Who is Liable for Construction Site Injuries?

The lawyers of The Orlow Firm have helped individuals who have been injured in forklift, crane and elevator accidents, and other accidents, on construction sites in New York. When you retain our services, you can rely on our effective representation, personal client service and focus on results. We are dedicated to helping each client recover maximum compensation for their injuries.

There are many different parties who may be liable when a construction worker suffers an on-the-job injury, including the property owner, the general contractor, sub-contractors, architects or other designers, engineers, construction managers and suppliers of equipment and materials. The number of potential liable parties depends on how large and sophisticated the project is. While many construction projects are based on general contract relationships (where a general contractor retained by the site owner enters into agreements with sub-contractors as needs require), larger projects are increasingly being handled by “construction management” organizations.

If you or your loved one has suffered injuries as the result of a construction accident, take steps to preserve your legal rights by speaking with an attorney about your case as soon as possible. Contact The Orlow Firm in Flushing, NY, today to schedule a consultation with a lawyer experienced in construction accident and injury litigation to discuss your options.

Potential liable parties in construction accident cases

To determine who may be liable for injuries resulting from a construction accident, it is helpful to take a close look at the duties and legal responsibilities of individuals who may be involved in the construction project at issue:

  • Construction site property owners — Generally, landowners have a duty to keep and maintain their property in a reasonably safe condition. If someone is injured on their property, landowners will be liable if they knew or should have known of the dangerous condition. Whether or not the property owner of the construction site will be liable for any injuries depends on the amount of control over the property exercised by the property owner. If the landowner turned over control of the premises to an independent contractor, the landowner may not be liable for a construction worker’s injuries.
  • General contractors and sub-contractors — Both the general contractor and sub-contractor must provide workers a construction site that is reasonably safe. General and sub-contractors also have a legal duty to warn of any defects or hazards at the site as well as any hazards inherent in the work being performed. Typically, a general contractor or sub-contractor will have a duty to make sure that, to the extent they have been delegated control over a portion of the work being performed at a construction site, work is being performed safely. This duty extends to the hiring of reasonably competent employees, and ensuring compliance with safety regulations.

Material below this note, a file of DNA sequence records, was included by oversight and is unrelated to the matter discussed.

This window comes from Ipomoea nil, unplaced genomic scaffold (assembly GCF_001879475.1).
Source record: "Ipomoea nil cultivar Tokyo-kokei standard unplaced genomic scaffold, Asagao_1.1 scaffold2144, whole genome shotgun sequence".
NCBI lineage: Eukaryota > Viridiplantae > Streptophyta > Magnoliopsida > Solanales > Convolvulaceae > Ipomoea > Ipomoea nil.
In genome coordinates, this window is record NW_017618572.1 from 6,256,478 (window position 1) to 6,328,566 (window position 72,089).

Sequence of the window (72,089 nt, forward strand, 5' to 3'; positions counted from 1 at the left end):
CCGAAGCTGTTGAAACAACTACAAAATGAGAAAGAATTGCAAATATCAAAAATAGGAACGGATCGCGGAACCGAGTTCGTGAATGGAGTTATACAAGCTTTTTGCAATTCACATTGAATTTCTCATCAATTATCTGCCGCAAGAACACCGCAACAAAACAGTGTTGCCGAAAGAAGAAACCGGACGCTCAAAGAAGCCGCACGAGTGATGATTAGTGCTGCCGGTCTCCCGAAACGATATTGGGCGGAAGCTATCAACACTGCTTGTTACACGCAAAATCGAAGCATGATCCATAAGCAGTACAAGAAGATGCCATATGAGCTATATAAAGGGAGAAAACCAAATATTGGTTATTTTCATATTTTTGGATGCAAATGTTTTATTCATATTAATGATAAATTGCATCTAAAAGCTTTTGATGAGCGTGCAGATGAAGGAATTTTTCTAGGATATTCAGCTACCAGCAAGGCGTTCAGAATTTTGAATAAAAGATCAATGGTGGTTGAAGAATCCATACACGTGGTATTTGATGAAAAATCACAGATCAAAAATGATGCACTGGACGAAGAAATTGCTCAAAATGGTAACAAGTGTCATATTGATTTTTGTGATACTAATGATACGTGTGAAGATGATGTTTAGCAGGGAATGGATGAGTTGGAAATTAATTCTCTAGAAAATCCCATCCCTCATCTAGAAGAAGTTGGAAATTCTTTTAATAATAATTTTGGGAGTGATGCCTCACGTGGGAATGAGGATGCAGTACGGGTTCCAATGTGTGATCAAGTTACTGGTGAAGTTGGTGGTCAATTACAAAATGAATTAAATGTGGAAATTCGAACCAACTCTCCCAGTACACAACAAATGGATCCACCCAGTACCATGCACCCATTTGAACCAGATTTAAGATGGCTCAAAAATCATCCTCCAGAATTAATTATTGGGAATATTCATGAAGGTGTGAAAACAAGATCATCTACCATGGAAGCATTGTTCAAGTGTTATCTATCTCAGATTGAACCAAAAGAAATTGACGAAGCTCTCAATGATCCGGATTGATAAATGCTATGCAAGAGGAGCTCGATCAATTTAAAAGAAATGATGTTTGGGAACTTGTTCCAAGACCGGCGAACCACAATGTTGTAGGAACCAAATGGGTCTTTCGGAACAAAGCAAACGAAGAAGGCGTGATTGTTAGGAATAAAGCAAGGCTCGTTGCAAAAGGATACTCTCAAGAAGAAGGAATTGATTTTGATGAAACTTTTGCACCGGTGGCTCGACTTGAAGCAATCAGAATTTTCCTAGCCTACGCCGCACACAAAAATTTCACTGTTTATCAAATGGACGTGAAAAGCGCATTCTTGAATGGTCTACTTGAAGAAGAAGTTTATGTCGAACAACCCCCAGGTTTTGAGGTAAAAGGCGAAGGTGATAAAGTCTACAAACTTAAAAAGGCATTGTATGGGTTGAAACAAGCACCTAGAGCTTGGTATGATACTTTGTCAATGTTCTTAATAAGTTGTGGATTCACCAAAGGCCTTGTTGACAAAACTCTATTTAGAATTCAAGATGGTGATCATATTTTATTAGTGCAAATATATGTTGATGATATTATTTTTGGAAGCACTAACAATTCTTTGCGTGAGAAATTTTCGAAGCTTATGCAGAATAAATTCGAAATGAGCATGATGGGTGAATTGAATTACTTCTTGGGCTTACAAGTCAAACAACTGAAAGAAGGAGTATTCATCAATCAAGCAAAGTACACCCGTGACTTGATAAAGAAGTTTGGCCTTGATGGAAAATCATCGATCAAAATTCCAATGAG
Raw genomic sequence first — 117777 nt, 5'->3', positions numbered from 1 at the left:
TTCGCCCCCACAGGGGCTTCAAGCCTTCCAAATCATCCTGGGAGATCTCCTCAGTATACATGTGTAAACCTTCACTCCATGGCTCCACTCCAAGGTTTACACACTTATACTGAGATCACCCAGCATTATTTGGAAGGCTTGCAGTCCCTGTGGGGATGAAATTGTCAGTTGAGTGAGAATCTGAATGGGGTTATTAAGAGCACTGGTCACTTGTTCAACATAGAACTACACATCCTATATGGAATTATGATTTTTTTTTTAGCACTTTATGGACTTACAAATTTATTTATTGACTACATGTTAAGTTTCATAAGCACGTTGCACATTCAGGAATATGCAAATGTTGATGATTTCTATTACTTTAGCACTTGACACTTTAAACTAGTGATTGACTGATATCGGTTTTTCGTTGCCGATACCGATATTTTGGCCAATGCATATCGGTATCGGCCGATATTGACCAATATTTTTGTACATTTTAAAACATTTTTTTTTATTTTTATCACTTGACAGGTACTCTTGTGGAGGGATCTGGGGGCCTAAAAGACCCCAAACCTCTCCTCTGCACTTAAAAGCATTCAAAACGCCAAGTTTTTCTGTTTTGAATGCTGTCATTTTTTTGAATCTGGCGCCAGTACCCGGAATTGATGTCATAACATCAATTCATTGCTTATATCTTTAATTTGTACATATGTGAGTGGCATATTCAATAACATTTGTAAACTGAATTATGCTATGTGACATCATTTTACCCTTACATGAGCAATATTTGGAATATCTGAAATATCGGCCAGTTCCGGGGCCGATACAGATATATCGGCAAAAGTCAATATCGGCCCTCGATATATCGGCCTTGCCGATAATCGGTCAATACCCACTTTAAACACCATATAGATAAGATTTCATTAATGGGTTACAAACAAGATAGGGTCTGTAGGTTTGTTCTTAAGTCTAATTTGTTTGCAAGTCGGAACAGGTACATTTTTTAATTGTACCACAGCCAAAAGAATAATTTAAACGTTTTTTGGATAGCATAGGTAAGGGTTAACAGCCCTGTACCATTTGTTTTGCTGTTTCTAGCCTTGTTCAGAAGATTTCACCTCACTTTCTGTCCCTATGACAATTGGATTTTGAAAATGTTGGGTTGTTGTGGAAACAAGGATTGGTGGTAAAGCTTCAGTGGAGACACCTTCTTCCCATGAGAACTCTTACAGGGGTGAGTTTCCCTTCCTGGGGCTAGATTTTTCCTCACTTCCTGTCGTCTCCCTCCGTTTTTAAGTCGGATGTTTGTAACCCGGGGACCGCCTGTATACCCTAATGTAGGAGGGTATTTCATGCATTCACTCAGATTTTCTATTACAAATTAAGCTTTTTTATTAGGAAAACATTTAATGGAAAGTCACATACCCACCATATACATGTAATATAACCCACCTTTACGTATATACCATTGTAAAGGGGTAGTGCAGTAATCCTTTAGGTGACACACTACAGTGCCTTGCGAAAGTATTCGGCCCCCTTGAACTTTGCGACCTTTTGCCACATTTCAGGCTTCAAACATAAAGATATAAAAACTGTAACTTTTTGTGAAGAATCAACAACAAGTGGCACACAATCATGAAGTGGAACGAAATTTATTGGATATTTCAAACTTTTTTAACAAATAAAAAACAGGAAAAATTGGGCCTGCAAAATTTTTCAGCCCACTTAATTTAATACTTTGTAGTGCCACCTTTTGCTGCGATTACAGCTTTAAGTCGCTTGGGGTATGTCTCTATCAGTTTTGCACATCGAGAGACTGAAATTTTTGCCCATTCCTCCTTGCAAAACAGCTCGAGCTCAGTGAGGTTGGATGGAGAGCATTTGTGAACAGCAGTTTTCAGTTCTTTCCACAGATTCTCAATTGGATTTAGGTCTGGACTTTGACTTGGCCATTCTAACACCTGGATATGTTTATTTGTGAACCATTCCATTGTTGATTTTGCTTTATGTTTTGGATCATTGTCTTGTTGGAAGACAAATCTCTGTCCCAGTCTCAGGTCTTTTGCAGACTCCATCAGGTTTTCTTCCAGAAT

• “Prime” contractors — Prime contractors share similarities with both general and sub-contractors, depending on the specific construction project at issue. While a general contractor has responsibility for the entire project, a prime contractor is responsible only for the work that is identified in his or her prime contract. A prime contractor also is responsible for any work that he or she chooses to delegate to sub-contractors, and has exclusive responsibility over those sub-contractors, including as to payment and work quality.
  • Architects and engineers — These design professionals can be charged with differing amounts of responsibility for a construction project, and often the way to determine the extent of that responsibility is to look to the design professional’s contract with the site owner. Duties can include progress observation to ensure compliance with plans and specifications, and site inspection to ensure compliance with code regulations. Aside from any duty specifically identified in the relevant construction contract, these design professionals are held to certain accepted standards in performing professional services during the design and/or construction phases of the project. An architect or engineer can be held liable for any injuries suffered by construction workers as a result of their failure to meet those standards.
  • Manufacturers of construction machinery or equipment — Manufacturers of defective construction machinery or equipment can be held liable for the design and manufacture (and in some instances maintenance) of that equipment. The legal principles that place liability on a manufacturer or designer of a defective product apply to construction machinery and equipment, including the concept of “no-fault” or “strict” liability. In products liability law, manufacturers have a duty to design products that are reasonably safe for their intended and foreseeable use.
  • Insurers — Especially in situations involving major construction projects, the parties involved will be required to carry adequate insurance coverage. For example, the owner or property manager may be required to carry premises or property liability insurance; and the general and/or sub-contractor may need workers’ compensation, commercial general liability insurance and employer’s liability insurance. The insurance coverage of each party involved in a construction project, and the extent of that coverage, are important issues when assessing legal responsibility for a construction injury.

Contact a construction accident attorney

If you have been injured in a construction site accident, it is important to contact an attorney as soon as possible. Contact The Orlow Firm in Flushing today to schedule a consultation with an attorney experienced in handling NY construction site injury cases.

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